Sliding Scores

I don’t think standardized tests should be the be-all and end-all in terms of measuring an individual student’s knowledge or preparedness, but when the overall average scores on standardized tests start to reveal long-term trends, we might want to start paying attention.

boy-in-classroom-articleThat’s why the ACT’s announcement earlier this week about a significant slide in college readiness — based on testing of more than 1.9 million high school graduates, which amounts to more than half of the 2018 American high school graduates — should be a cause for concern.  According to the ACT, the “percentage of ACT-tested graduates who met or surpassed the ACT College Readiness Benchmark in math—suggesting they are ready to succeed in a first-year college algebra class—fell to its lowest level since 2004” and “students’ average score on the ACT math test dropped to its lowest level in more than 20 years—down to 20.5 (on a scale of 1 to 36), continuing a slide from 21.1 in 2012 to 20.7 last year.”  Readiness in English, reading ability, and science also declined.

Even worse, the ACT announced that “[a] growing percentage of students are falling at the bottom of the preparedness scale,” with 35 percent of 2018 graduates met none of the four ACT College Readiness Benchmarks — which means they are likely to struggle in math, reading, English, and science as they move on to college.

It’s hard to tell how well our public schools are doing at preparing kids for college, but falling average test scores are a pretty compelling indication that things aren’t moving in the right direction.  We should once again be taking a careful look at what our public schools are teaching, and how.  If we aren’t teaching our kids what they need to know to live productive lives, we’re failing them — and failing the country.  For years now, people have been talking about how the jobs of the future are going to exist in technology-related fields.  Who is going to fill those jobs and allow America to compete globally if our kids can’t read or do math and science?

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36

Today, Kish and I celebrate our 36th wedding anniversary.  On April 3, 1982, on a cold, snowy, blustery day in Vermilion, Ohio, we exchanged our vows, walked down the aisle, and began our married life together.

36-birthday-istockAt first blush, 36 doesn’t seem like a special enough number for such a special day.  After all, it’s just one of those even numbers that you zip right past if you are counting up to 100.  But if you delve into it, 36 is a pretty interesting number.  It’s the product of two prime numbers multiplied together (2 x 2 x 3 x 3), and it’s the sum of two prime numbers, too (17+19).  It’s a perfect square number, with a square root of 6.  It’s also a triangular number, which refers to the number of dots you need to form a triangle with six dots to a side, and a circular number, which refers to a square number whose last digit corresponds to the square (i.e., 6 x 6 = 36).  So, if you were a hopeless math geek, you’d celebrate 36 as a special number that is a square, a triangle, and a circle, all at the same time.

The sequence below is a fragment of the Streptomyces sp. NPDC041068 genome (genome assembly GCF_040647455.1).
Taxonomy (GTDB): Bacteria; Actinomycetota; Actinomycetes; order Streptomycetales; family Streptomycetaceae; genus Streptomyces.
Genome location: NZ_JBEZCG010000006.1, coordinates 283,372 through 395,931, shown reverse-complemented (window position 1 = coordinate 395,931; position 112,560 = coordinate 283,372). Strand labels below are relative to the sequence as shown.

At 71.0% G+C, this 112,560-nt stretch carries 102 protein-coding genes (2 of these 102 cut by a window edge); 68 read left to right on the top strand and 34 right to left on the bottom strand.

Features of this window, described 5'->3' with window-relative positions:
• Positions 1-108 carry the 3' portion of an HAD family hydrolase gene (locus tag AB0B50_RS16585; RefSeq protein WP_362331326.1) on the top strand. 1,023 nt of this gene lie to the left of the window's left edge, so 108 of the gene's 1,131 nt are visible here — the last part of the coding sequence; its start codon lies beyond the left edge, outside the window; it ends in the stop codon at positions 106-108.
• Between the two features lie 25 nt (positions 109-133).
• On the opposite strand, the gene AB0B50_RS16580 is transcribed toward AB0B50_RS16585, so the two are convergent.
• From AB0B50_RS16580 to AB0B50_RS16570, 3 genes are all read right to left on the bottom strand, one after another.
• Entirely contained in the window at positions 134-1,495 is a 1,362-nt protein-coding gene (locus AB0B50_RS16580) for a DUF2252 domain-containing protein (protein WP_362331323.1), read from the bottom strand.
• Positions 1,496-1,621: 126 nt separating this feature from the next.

But the specialness of 36 doesn’t stop there.  A perfect score on the ACT is 36.  There are 36 inches in a yard.  The atomic weight of krypton is 36.  In Judaism, Maori legend, and Shaivism, the number 36 crops up as a number of significance.  And 36 also is important in games of chance.  The number of different possible outcomes if you roll two dice is 36, and 36 is the highest number on a roulette wheel.

So 36 is, in fact, a number with a lot to recommend it.  When you think about it, it’s a pretty apt number to commemorate the day when Kish took a gamble on getting married to a guy like me.

Should We Show The Door To Common Core?

These days you hear a lot about “Common Core” — a set of national math and reading standards that have been adopted in more than 40 states and are supported by the Obama Administration.  One recent article described a “populist uprising” against the standards.  In Louisiana, the state board of education and Governor Bobby Jindal are suing each other about whether that state can nullify its agreement to participate in Common Core.  This week, in Ohio, House Republicans have introduced a bill to replace Common Core standards, which could set up a clash with Governor John Kasich, who has supported the Common Core initiative.

The stated goal of Common Core is to develop critical thinking and better ready students for college and careers and — as its name indicates — establish a common set of standards between states.  Supporters say the Common Core approach to learning about math and reading are better, and in any event it would be foolish to retreat from the standards after the participating states have spent years developing and implementing them.  Common Core opponents object to “federalization” of education and raise questions about costs.

Richard and Russell are long past learning math and reading, so I don’t have a dog in this fight.  I’m not automatically opposed to trying new approaches or promoting standards that ensure that kids learn the basics; I remember taking “The Iowa Test of Basic Skills” when I was in grade school in the ’60s.  At the same time, I’m often skeptical at claims that new approaches are better, particularly when it comes to subjects that have been taught for centuries.